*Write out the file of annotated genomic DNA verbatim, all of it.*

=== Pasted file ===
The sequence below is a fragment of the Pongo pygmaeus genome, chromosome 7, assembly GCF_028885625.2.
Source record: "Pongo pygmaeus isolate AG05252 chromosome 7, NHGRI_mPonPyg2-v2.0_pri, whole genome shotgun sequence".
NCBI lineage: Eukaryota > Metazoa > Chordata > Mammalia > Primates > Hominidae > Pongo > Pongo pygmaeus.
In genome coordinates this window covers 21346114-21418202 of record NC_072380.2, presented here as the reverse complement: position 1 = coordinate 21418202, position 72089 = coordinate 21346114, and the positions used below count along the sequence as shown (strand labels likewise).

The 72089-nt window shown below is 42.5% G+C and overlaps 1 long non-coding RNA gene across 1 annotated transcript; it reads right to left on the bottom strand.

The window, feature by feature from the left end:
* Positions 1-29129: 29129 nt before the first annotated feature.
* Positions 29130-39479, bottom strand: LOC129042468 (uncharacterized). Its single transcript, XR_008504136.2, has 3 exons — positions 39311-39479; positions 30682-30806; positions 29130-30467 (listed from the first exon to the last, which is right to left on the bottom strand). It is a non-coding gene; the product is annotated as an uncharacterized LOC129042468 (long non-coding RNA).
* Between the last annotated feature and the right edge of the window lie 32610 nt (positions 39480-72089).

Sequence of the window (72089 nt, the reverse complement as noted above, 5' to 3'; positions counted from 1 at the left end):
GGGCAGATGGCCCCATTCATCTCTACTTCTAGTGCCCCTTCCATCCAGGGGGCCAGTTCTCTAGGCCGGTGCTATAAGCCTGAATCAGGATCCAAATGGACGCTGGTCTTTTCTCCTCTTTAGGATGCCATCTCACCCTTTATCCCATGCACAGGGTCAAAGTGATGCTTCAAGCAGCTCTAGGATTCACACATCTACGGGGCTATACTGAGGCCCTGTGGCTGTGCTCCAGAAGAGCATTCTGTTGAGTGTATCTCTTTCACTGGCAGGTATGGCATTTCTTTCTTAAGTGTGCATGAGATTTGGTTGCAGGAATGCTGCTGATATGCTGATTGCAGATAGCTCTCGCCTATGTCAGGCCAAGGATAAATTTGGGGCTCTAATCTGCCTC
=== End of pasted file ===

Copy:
The sequence below is a fragment of the Pongo pygmaeus genome, chromosome 7, assembly GCF_028885625.2.
Source record: "Pongo pygmaeus isolate AG05252 chromosome 7, NHGRI_mPonPyg2-v2.0_pri, whole genome shotgun sequence".
NCBI lineage: Eukaryota > Metazoa > Chordata > Mammalia > Primates > Hominidae > Pongo > Pongo pygmaeus.
In genome coordinates this window covers 21346114-21418202 of record NC_072380.2, presented here as the reverse complement: position 1 = coordinate 21418202, position 72089 = coordinate 21346114, and the positions used below count along the sequence as shown (strand labels likewise).

The 72089-nt window shown below is 42.5% G+C and overlaps 1 long non-coding RNA gene across 1 annotated transcript; it reads right to left on the bottom strand.

The window, feature by feature from the left end:
* Positions 1-29129: 29129 nt before the first annotated feature.
* Positions 29130-39479, bottom strand: LOC129042468 (uncharacterized). Its single transcript, XR_008504136.2, has 3 exons — positions 39311-39479; positions 30682-30806; positions 29130-30467 (listed from the first exon to the last, which is right to left on the bottom strand). It is a non-coding gene; the product is annotated as an uncharacterized LOC129042468 (long non-coding RNA).
* Between the last annotated feature and the right edge of the window lie 32610 nt (positions 39480-72089).

Sequence of the window (72089 nt, the reverse complement as noted above, 5' to 3'; positions counted from 1 at the left end):
GGGCAGATGGCCCCATTCATCTCTACTTCTAGTGCCCCTTCCATCCAGGGGGCCAGTTCTCTAGGCCGGTGCTATAAGCCTGAATCAGGATCCAAATGGACGCTGGTCTTTTCTCCTCTTTAGGATGCCATCTCACCCTTTATCCCATGCACAGGGTCAAAGTGATGCTTCAAGCAGCTCTAGGATTCACACATCTACGGGGCTATACTGAGGCCCTGTGGCTGTGCTCCAGAAGAGCATTCTGTTGAGTGTATCTCTTTCACTGGCAGGTATGGCATTTCTTTCTTAAGTGTGCATGAGATTTGGTTGCAGGAATGCTGCTGATATGCTGATTGCAGATAGCTCTCGCCTATGTCAGGCCAAGGATAAATTTGGGGCTCTAATCTGCCTC